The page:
3. Upgrade your tech stack. Upskill your base. For better or worse, 2020 is a time to make change. Maybe you’ve been holding off on introducing new tech skills or programs because you didn’t want to interrupt the status quo—well, the status quo has officially been disrupted. Seize the day.

Peers

Industry events (like KAMCon!) are incredible opportunities to share emerging best practices, learn from peers, and generally enjoy time with like-minded people who are as deep in your industry as you are. How can we tide ourselves over until large events are happening again?

  1. Look local. If you work remotely most of the time, now is a great time to take a closer look at what’s happening in your own town or region. Connect (or reconnect) with local networks and set up a socially-distant outdoor coffee with someone you’ve been meaning to see in your own town. Again, be creative—this could be a great chance to step away from your screen and tap into what’s happening right next door.
  2. Read up. How often do we make a note to follow up on this or that article, only to get carried away by everyday work? Find a day you’d normally be travelling for work, block off the travel time, and use it to dig into 2-3 articles from thought leaders in your field. You may even find you’re better prepared for a SWOT review with your customers or your own internal leadership.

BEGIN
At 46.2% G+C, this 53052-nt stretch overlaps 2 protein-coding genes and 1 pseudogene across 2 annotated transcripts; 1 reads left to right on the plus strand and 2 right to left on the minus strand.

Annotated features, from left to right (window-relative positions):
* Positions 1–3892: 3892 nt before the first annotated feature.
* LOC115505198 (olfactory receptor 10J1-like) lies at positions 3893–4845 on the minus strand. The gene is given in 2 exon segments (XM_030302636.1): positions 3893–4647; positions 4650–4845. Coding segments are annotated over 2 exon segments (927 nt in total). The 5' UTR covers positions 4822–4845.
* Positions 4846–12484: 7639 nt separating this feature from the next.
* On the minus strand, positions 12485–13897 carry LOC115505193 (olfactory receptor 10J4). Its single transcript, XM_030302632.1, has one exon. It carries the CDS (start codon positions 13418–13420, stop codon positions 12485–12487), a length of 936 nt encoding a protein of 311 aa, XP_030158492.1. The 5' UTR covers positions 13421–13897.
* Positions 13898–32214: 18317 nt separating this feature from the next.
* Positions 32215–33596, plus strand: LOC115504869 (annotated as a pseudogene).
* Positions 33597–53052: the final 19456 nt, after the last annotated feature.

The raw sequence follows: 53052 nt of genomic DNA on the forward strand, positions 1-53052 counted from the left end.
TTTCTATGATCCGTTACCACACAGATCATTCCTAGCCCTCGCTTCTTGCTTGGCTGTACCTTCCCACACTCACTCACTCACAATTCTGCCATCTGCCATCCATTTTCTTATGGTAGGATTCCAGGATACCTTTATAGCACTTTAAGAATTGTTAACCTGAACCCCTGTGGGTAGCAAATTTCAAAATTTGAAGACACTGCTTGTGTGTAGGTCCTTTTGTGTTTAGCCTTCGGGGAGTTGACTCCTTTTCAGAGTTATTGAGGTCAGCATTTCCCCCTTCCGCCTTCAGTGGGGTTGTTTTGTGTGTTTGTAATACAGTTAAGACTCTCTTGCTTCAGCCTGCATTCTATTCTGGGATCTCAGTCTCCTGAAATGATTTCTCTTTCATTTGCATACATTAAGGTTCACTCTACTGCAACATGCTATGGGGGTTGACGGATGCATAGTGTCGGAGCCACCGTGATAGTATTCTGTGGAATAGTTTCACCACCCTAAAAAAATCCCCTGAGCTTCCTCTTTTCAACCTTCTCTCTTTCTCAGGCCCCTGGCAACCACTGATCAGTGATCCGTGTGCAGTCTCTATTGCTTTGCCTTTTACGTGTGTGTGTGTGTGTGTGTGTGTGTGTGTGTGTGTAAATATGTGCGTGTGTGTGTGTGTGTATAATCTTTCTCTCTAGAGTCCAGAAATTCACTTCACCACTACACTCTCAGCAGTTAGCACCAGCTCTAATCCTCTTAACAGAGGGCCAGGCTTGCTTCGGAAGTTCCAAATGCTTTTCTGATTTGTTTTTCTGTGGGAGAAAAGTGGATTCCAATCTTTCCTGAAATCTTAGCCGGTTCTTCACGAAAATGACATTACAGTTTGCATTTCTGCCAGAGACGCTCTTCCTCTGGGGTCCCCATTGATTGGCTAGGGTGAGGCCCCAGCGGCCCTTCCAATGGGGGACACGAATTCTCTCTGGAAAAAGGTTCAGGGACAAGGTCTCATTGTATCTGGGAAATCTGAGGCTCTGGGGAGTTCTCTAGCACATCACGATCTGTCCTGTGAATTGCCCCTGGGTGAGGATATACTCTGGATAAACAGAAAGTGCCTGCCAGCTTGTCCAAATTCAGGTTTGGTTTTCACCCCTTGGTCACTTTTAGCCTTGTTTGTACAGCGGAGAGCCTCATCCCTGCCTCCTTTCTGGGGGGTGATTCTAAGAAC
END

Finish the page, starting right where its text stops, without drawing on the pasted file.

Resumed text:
Conclusion

Obviously, when we started planning KAMCon 2020, we had no idea how 2020 would unfold. We know we’re not alone, and we’d love to hear how you’re making it work in the meantime. To hear more about how we’re spending our year, subscribe and stay in touch! Meantime, stay well and we’ll hope to see you in person soon.

Is Your Customer at Risk of Churn? 5 Ways to Find Out.

It’s a key account manager’s worst nightmare: One day, out of nowhere, you lose a major customer.

Sometimes it’s completely outside your control. But most of the time, if it seems like it’s coming “out of nowhere,” chances are you weren’t watching closely enough—or you weren’t looking at the right indicators.

Customers are harder to engage and easier to lose than ever—and that was true before the recession hit. Now, it’s time to take a close look at your major accounts and see whether they’re at risk of churn. Ask yourself:

  1. Have you updated your SWOT and VOC? If the last time you did this was before March 2020, it’s time to revisit.
  2. Are you embedded vertically and horizontally in the organization? Do you have relationships with the C-suite? Cross-functional teams? Don’t put all your eggs in one basket.
  3. Do you have a long-term, customer-centric strategic plan? This can’t just be a plan to sell them more widgets. It has to be a plan that advances your customer’s goals, too.
  4. Do you have a framework for measuring success (and are you tracking)? The only way to demonstrate value is to track it.